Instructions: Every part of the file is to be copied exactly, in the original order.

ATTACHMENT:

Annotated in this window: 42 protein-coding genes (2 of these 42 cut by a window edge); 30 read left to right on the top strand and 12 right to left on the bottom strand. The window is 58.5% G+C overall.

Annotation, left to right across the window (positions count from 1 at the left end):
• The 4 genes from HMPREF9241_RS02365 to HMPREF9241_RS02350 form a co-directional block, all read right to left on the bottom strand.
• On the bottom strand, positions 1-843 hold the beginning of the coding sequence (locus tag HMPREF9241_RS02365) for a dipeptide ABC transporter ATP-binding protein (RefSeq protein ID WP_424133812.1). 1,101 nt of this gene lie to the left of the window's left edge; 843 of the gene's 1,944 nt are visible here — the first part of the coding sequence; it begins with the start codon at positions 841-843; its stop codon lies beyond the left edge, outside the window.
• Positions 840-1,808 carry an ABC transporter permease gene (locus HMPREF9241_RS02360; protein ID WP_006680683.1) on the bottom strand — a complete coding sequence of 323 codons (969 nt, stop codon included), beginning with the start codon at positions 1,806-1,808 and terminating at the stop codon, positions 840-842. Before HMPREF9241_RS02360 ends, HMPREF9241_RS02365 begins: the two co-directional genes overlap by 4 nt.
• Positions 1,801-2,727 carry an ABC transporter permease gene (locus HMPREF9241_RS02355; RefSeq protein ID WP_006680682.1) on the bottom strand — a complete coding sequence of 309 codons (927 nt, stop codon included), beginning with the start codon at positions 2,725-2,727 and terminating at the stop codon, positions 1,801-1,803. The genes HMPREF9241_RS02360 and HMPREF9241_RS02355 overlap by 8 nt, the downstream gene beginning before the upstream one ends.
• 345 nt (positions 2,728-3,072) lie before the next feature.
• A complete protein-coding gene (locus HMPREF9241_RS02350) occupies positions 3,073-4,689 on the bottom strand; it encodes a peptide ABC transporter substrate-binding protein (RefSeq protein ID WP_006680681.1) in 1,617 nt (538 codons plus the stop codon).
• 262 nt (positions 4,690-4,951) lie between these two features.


Annotated in this window: 42 protein-coding genes (2 of these 42 cut by a window edge); 30 read left to right on the top strand and 12 right to left on the bottom strand. The window is 58.5% G+C overall.

Annotation, left to right across the window (positions count from 1 at the left end):
• The 4 genes from HMPREF9241_RS02365 to HMPREF9241_RS02350 form a co-directional block, all read right to left on the bottom strand.
• On the bottom strand, positions 1-843 hold the beginning of the coding sequence (locus tag HMPREF9241_RS02365) for a dipeptide ABC transporter ATP-binding protein (RefSeq protein ID WP_424133812.1). 1,101 nt of this gene lie to the left of the window's left edge; 843 of the gene's 1,944 nt are visible here — the first part of the coding sequence; it begins with the start codon at positions 841-843; its stop codon lies beyond the left edge, outside the window.
• Positions 840-1,808 carry an ABC transporter permease gene (locus HMPREF9241_RS02360; protein ID WP_006680683.1) on the bottom strand — a complete coding sequence of 323 codons (969 nt, stop codon included), beginning with the start codon at positions 1,806-1,808 and terminating at the stop codon, positions 840-842. Before HMPREF9241_RS02360 ends, HMPREF9241_RS02365 begins: the two co-directional genes overlap by 4 nt.
• Positions 1,801-2,727 carry an ABC transporter permease gene (locus HMPREF9241_RS02355; RefSeq protein ID WP_006680682.1) on the bottom strand — a complete coding sequence of 309 codons (927 nt, stop codon included), beginning with the start codon at positions 2,725-2,727 and terminating at the stop codon, positions 1,801-1,803. The genes HMPREF9241_RS02360 and HMPREF9241_RS02355 overlap by 8 nt, the downstream gene beginning before the upstream one ends.
• 345 nt (positions 2,728-3,072) lie before the next feature.
• A complete protein-coding gene (locus HMPREF9241_RS02350) occupies positions 3,073-4,689 on the bottom strand; it encodes a peptide ABC transporter substrate-binding protein (RefSeq protein ID WP_006680681.1) in 1,617 nt (538 codons plus the stop codon).
• 262 nt (positions 4,690-4,951) lie between these two features.